BDC, Perkins Homes residents square off over Harbor Point tax breaks

At a packed City Council hearing Wednesday, residents of Perkins Homes public housing, area clergymen and other residents blasted the $88 million in property tax breaks the planned $1 billion Harbor Point development is set to receive, arguing that a portion of the money should be used to help the poor.

"You should not have luxury communities by developing off of the misery in the city," said Rev. Alvin C. Hathaway, Sr. of Union Baptist Church. 

The committee hearing was called by City Councilman Carl Stokes, who has accused the Baltimore Development Corporation, the city's quasi-public development arm, of drawing an inappropriate map so that Harbor Point could received Enterprise Zone tax credits -- which are meant for impoverished areas -- that it could not have qualified for on its own.

Stokes has alleged that Harbor Point is specifically taking advantage of the poverty in the Perkins Homes to receive its tax breaks, an allegation the BDC denies. The state approves tax credits by analyzing poverty data as a whole across the city's far-ranging Enterprise Zone map, making it impossible for Harbor Point to specifically benefit from Perkins' poverty, the BDC says. 

Moreover, the Harbor Point development will create thousands of jobs that will benefit Baltimoreans, including those in poor areas, the agency argues.

"None of those jobs are possible if the development is not able to be funded," testified Brenda McKenzie, president of the BDC.

Still, residents expressed their disapproval of the project, which is being developed by Michael S. Beatty's Harbor Point Development Group LLC,  and accused the BDC of "Gerrymandering" its map of areas eligible for the tax breaks.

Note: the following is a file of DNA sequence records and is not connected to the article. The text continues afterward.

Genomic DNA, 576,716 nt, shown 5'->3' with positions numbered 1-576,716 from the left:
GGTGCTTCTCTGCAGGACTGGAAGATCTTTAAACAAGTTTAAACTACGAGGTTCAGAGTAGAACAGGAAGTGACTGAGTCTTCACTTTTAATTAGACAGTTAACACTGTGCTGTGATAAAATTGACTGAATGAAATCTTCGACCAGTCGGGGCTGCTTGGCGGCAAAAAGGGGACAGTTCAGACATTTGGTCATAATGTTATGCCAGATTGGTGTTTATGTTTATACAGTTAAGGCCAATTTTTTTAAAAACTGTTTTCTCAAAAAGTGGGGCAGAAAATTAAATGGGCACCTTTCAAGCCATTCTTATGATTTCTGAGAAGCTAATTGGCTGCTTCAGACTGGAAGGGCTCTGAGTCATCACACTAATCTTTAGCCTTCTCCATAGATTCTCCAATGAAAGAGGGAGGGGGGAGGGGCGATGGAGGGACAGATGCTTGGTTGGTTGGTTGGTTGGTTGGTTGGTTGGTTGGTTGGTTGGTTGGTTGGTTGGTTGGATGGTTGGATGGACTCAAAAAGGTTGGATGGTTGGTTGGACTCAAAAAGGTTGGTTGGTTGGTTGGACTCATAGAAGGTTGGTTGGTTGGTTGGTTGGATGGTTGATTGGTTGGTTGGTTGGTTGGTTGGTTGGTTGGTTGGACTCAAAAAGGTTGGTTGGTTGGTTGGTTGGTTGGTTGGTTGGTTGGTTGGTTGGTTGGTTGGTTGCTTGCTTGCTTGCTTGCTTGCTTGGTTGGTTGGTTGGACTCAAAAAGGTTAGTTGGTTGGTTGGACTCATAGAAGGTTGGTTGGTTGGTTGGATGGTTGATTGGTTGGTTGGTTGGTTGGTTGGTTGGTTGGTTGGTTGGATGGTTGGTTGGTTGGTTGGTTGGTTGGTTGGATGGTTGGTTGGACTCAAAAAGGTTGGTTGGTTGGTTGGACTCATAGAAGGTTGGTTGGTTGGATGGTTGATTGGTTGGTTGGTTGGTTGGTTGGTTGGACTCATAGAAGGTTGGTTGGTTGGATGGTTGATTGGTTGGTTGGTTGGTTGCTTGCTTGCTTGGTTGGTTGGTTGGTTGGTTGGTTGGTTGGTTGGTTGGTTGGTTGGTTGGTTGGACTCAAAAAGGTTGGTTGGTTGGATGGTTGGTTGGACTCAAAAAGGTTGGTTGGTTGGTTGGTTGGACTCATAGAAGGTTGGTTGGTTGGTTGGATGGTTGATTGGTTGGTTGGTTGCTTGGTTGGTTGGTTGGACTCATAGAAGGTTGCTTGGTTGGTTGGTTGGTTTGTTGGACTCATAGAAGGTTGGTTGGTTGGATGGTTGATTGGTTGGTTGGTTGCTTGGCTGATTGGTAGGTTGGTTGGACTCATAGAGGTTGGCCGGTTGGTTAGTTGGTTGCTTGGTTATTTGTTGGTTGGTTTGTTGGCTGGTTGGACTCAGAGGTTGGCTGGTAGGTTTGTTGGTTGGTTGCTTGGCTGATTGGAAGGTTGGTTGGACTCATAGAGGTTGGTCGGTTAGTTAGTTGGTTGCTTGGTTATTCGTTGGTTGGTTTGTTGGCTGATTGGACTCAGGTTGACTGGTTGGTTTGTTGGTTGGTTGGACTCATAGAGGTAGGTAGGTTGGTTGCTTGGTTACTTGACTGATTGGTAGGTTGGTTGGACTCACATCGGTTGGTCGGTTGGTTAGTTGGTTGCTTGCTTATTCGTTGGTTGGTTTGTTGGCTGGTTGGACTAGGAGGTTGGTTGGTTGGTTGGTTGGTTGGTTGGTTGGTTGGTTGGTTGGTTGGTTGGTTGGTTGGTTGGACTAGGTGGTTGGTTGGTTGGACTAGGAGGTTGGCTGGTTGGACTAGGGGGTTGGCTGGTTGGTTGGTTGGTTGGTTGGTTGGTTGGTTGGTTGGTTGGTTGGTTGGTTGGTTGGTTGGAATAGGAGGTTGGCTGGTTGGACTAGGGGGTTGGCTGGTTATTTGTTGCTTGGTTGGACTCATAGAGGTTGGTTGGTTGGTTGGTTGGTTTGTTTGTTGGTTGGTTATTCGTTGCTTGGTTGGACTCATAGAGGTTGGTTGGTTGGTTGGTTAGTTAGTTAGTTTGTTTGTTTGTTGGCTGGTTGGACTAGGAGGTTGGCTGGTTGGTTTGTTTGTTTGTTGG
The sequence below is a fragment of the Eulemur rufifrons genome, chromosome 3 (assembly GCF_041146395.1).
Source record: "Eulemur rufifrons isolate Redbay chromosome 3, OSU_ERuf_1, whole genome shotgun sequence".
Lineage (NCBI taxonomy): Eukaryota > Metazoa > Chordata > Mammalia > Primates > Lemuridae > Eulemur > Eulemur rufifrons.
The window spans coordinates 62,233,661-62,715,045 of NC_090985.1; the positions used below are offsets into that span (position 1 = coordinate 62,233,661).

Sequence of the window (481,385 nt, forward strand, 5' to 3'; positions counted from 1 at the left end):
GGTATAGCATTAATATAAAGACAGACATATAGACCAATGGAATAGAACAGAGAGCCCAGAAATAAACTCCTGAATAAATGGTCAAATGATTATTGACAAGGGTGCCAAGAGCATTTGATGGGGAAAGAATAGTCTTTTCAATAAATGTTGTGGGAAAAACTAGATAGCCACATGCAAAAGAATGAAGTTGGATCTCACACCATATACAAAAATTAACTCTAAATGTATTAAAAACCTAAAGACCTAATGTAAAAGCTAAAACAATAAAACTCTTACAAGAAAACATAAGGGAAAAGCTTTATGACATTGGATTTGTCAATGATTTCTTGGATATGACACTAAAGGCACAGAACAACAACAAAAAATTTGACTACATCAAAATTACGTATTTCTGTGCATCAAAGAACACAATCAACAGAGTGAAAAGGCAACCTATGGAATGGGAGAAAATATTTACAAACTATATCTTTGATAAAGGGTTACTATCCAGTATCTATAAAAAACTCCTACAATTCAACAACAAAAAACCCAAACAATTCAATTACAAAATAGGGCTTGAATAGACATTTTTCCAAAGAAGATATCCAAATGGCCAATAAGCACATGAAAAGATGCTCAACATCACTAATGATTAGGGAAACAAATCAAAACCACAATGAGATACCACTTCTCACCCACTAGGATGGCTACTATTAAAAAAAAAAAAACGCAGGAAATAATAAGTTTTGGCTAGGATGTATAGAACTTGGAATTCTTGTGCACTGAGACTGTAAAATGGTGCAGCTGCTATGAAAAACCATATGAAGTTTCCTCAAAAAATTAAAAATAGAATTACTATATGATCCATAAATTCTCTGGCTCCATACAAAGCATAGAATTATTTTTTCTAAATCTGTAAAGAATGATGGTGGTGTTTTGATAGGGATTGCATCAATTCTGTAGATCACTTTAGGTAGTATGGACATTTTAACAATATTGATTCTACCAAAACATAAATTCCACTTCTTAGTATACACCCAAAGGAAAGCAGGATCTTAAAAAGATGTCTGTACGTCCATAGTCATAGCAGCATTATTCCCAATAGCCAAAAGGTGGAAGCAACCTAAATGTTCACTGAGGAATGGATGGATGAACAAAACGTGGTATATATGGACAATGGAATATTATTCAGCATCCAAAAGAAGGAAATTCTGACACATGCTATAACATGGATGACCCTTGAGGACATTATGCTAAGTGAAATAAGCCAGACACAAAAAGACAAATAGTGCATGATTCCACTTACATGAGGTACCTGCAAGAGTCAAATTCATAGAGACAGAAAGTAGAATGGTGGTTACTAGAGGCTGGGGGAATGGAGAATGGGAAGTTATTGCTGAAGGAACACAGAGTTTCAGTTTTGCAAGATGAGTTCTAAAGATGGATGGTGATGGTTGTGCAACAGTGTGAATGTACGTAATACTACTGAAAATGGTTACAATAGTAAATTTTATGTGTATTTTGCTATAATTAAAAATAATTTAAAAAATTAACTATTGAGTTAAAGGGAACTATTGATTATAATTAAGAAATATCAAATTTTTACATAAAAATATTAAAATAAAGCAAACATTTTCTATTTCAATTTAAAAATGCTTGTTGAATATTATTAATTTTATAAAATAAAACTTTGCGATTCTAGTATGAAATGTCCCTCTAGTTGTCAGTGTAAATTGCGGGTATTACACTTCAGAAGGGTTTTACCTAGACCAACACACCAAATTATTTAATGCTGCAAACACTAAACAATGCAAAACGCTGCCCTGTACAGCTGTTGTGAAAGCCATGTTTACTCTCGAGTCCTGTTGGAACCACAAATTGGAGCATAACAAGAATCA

More than two dozen people, including several from Perkins Homes, wore shirts that said: "Michael Beatty got an $88M tax break and all we got is this damn T-shirt."

Stokes has introduced a resolution — backed by four other council members — asking Beatty to give 30 percent of its Enterprise Zone property tax savings to the people of Perkins Homes.

"To do any thing less would be to expose their Enterprise Zone application as a sham; and would raise serious questions about whether it is truly in the city's best interests to continue to support the Harbor Point development," Stokes' resolution states. A resolution does not carry the weight of law.

At Wednesday's hearing, Stokes said it was a "damn shame" that Beatty did not attend. He said Beatty told him he would not give any money to the Perkins Homes.

The planned home of Exelon's new regional headquarters, Harbor Point also would be home to a Morgan Stanley facility and feature office buildings, residential towers, stores and a hotel.

Currently, the site is assessed at $10 million, but the BDC projects it would be valued at $1.8 billion for tax purposes when completed. Mayor Stephanie Rawlings-Blake has said the Harbor Point project would create about 7,200 construction jobs and that roughly 9,200 jobs would be supported by the businesses that move in.

Copyright © 2020, The Baltimore Sun, a Baltimore Sun Media Group publication | Place an Ad